as we enter the 2011 hurricane season, which experts are predicting to be very active, the Massachusetts Emergency Management Agency is offering personal preparedness tips for the all of the citizens of the commonwealth.
“every home and business should have a stocked basic emergency supply kit that could be used for any emergency, regardless of the time of year,” MEMA Director Kurt Schwartz said. “Everyone should keep certain items around the house and workplace in the event you are isolated for three to five days without power.”
this kit will be unique to each family, but should include the essentials: a portable radio; flashlight; extra batteries; a supply of nonperishable foods, along with bottled water, a first-aid kit and extra prescription medication, if necessary.
“all families should develop a family emergency communication plan to help ensure everyone is safe. you should contact your local authorities to learn about your community’s potential evacuation routes and the location of emergency shelters,” Schwartz said. “It is important to familiarize yourself with your community’s emergency plans before an emergency situation occurs.”
Develop a disaster supply kit “go Bag” of essentials, in case you must evacuate quickly.
Suggested all hazards disaster supplies
Canned goods and nonperishable foods(particularly those that do not need cooking)
Canned meats and fish
Canned fruits and vegetables
Canned soups and puddings
Dried fruit and nuts
Bread, cookies and crackers
Peanut butter and jelly
Manual can opener
Bottled water (one gallon per person/per day)
Prescription medication (two-week supply)
Water purification tablets (halazone)
Disposable plates, cups and utensils
Infant care items, such as disposable diapers, baby wipes, baby food and formula
Masking and duct tape
Flashlight or lantern, with extra batteries
Battery operated radio, with extra batteries
Cell phone with charger
Watch or battery-operated clock
Canned heat (sterno)
Portable outdoor camping stove or grill with fuel supply
Important documents (wills, deeds, prescriptions, passports, birth certificates, health record, proof of address, Social Security number)
Plastic sheeting or tarp
Personal hygiene items
Other useful items include work gloves, sun lotion, insect repellent, hammer, screwdriver, pliers, wrenches, handsaw, razor knife, ax or chainsaw, rope caulking, nails and screws, rope and wire, broom, mop and bucket, all-purpose cleaner, ladder, sandbags, tree pruner, shovel, rake and wheelbarrow, sheets of plywood.
Family emergency communications plan
Develop a family emergency communications plan in case family members are separated from one another during an emergency (a real possibility during the day when adults are at work and children are at school, camp or at a friend’s house). this plan should also address reunification after the immediate crisis passes.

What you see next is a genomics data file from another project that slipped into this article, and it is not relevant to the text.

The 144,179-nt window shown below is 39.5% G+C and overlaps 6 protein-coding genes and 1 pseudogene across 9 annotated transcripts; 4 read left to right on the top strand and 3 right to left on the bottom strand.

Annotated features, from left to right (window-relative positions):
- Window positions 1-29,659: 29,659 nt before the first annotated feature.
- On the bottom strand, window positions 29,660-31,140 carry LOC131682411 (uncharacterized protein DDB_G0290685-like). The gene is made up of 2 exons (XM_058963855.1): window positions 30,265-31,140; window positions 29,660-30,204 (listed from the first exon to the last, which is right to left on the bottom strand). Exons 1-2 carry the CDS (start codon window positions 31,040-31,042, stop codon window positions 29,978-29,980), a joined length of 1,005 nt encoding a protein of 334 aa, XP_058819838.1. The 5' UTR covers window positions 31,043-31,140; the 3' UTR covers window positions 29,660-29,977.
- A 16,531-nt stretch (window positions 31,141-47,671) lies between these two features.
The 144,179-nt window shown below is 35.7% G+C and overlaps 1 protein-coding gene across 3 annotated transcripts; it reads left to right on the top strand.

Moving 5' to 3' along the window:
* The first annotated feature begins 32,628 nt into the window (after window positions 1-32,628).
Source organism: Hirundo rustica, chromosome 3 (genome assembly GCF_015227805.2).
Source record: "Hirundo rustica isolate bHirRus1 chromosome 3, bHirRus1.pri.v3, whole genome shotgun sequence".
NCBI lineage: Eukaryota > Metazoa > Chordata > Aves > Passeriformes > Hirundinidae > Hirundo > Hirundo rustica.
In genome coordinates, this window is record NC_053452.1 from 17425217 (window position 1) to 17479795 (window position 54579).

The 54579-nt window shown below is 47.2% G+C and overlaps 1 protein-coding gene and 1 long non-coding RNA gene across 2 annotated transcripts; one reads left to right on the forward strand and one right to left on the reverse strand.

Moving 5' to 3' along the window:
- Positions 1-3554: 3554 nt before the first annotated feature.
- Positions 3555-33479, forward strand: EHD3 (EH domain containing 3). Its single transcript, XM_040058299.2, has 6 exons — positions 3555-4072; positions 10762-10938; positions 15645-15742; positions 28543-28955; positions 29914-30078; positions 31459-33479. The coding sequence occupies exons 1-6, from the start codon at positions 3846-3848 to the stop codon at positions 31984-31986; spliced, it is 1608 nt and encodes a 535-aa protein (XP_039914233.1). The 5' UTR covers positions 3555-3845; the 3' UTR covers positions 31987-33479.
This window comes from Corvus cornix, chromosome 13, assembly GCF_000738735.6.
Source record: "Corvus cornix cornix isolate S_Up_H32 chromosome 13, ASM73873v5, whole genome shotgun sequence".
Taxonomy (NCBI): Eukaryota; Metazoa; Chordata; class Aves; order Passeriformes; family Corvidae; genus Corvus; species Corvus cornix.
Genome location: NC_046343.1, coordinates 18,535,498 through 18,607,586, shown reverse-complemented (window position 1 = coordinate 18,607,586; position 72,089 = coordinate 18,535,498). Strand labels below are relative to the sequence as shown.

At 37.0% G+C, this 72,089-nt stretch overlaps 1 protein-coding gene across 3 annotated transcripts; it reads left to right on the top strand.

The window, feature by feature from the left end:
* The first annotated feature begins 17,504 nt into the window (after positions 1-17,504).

ask an out-of-state relative or friend to serve as the family’s emergency communications plan contact person. during and immediately after a disaster occurs, it is often easier to access a long distance telephone number than a local one. Also, calling outside a disaster area is usually easier than calling into the same area.
Make sure everyone knows the name, address and telephone number of the family emergency communications plan contact person.
Designate two meeting areas for family members – one within your community (your primary location), and one outside of your community (your alternate location). Sometimes an emergency could impact your neighborhood or small section of the community, so a second location outside of your community would be more accessible to all family members.
A family emergency communications plan can help reassure everyone’s safety and minimize the stress associated with emergencies.
Educate yourself and your family about emergency plans for your community, place of business and your child’s school or camp. know what potential risks your community and neighborhood are susceptible to in a hurricane, such as storm surge, flooding, road or bridge closures, etc. Carefully monitor the media and promptly follow instructions from public safety officials as a storm approaches.
MEMA is the state agency responsible for coordinating federal, state, local, voluntary and private resources during emergencies and disasters in Massachusetts. MEMA provides leadership to: develop plans for effective response to all hazards, disasters or threats; train emergency personnel to protect the public; provide information to the citizenry; and assist individuals, families, businesses and communities to mitigate against, prepare for, and respond to and recover from emergencies, both natural and manmade. for additional information about MEMA and hurricane preparedness, go to www.mass.gov/mema. Follow MEMA updates on Facebook and Twitter.